In physical terms, we shall divide the interval [c,1] into fifty subintervals, calculate the length of each horizontal strip by "fsolving" the corresponding [Maple Math] equation, calculate the mass of each strip and add those masses up. Since the number of subintervals is large, we shall obtain a reasonably good approximation of the mass of the top region. Let's try to do it "by hand" using lists , which we introduced in the previous worksheet and Maple's " sum " and " seq " commands. Let's take the division of the interval [c,1] into 50 subintervals. Denote the width of each strip by

> h:=(1-c)/50;

[Maple Math]

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Take the list of the corresponding lower endpoints of subintervals in [c,1].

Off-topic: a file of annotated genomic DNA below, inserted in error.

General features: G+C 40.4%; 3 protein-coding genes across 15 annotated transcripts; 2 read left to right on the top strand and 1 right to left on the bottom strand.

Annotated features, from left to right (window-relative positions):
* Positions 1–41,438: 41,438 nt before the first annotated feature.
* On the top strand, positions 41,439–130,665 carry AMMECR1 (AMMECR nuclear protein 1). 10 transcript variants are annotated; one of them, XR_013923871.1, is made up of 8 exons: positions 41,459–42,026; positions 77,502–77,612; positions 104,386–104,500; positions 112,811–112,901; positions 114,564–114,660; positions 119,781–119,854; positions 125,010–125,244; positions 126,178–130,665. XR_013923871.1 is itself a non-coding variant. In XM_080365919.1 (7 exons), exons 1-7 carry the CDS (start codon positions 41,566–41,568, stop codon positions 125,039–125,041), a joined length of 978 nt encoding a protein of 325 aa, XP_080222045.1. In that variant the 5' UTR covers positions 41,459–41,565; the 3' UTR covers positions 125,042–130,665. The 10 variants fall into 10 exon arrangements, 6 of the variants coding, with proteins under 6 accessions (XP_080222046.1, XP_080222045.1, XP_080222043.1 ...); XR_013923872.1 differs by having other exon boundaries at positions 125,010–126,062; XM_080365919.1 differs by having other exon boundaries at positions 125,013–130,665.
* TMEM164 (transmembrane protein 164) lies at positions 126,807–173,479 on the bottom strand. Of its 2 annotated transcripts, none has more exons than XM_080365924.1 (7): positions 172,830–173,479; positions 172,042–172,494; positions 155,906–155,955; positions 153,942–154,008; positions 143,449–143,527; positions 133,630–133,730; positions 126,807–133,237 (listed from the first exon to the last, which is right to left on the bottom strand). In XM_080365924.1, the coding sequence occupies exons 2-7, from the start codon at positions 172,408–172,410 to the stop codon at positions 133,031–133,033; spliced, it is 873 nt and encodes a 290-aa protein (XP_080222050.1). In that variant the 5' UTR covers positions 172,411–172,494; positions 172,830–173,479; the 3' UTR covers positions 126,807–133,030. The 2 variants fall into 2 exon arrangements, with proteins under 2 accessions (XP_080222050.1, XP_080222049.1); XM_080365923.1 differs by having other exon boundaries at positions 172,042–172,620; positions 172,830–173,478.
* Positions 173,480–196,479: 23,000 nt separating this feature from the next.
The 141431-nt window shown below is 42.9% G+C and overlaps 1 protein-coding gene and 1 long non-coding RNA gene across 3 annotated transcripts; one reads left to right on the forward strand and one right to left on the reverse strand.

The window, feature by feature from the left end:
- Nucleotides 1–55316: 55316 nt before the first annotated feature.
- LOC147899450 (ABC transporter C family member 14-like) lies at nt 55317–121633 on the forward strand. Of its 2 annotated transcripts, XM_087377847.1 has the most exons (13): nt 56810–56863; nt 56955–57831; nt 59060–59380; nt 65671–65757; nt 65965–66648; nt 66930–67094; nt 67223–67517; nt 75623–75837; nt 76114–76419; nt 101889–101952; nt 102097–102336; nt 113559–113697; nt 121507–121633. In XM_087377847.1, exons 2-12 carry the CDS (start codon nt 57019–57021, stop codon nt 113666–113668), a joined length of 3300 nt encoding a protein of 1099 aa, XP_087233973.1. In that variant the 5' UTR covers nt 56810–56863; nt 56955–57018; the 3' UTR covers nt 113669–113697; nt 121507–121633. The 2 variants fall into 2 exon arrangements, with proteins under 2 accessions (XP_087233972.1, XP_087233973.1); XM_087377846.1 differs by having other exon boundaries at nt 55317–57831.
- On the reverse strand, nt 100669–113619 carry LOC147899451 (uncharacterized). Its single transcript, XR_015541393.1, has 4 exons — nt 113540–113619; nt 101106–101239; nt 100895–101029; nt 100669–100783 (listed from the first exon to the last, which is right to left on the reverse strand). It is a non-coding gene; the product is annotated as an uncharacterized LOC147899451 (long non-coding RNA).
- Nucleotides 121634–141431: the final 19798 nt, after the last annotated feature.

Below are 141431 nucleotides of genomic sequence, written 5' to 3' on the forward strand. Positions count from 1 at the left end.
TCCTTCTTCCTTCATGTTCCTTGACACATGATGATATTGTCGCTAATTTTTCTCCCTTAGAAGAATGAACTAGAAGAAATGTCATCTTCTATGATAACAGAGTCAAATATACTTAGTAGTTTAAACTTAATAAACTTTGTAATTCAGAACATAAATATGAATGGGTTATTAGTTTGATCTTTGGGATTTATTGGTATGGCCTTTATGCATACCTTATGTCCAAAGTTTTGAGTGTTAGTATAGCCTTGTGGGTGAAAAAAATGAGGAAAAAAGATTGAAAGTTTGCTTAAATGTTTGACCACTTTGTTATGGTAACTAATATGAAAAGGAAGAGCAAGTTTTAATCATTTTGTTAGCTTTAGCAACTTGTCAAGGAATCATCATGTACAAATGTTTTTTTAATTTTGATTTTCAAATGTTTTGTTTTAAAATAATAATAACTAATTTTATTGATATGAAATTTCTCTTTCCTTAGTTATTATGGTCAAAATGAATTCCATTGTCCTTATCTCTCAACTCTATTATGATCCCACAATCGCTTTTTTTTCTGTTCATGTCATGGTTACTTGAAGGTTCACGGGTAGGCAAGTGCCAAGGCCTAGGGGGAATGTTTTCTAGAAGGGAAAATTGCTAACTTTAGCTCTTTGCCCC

> PL:=[seq(c+(i-1)*h,i=1..50)];

[Maple Math]
[Maple Math]
[Maple Math]
[Maple Math]
[Maple Math]
[Maple Math]
[Maple Math]

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Let's find the corresponding length of each horizontal strip.

> LL:=[seq(2*fsolve(f(x)=PL[i],x,0..1),i=1..50)];

[Maple Math]
[Maple Math]
[Maple Math]
[Maple Math]
[Maple Math]
[Maple Math]
[Maple Math]

Now we shall make a list of masses of each of the fifty horizontal strips.

> ML:=[seq(30*PL[i]^2*LL[i]*h,i=1..50)];

[Maple Math]
[Maple Math]
[Maple Math]
[Maple Math]
[Maple Math]
[Maple Math]
[Maple Math]

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Finally, let's sum up the masses of strips and obtain an approximate value of the mass of the upper region, in grams.

> M2:=sum(ML[j],j=1..50);

[Maple Math]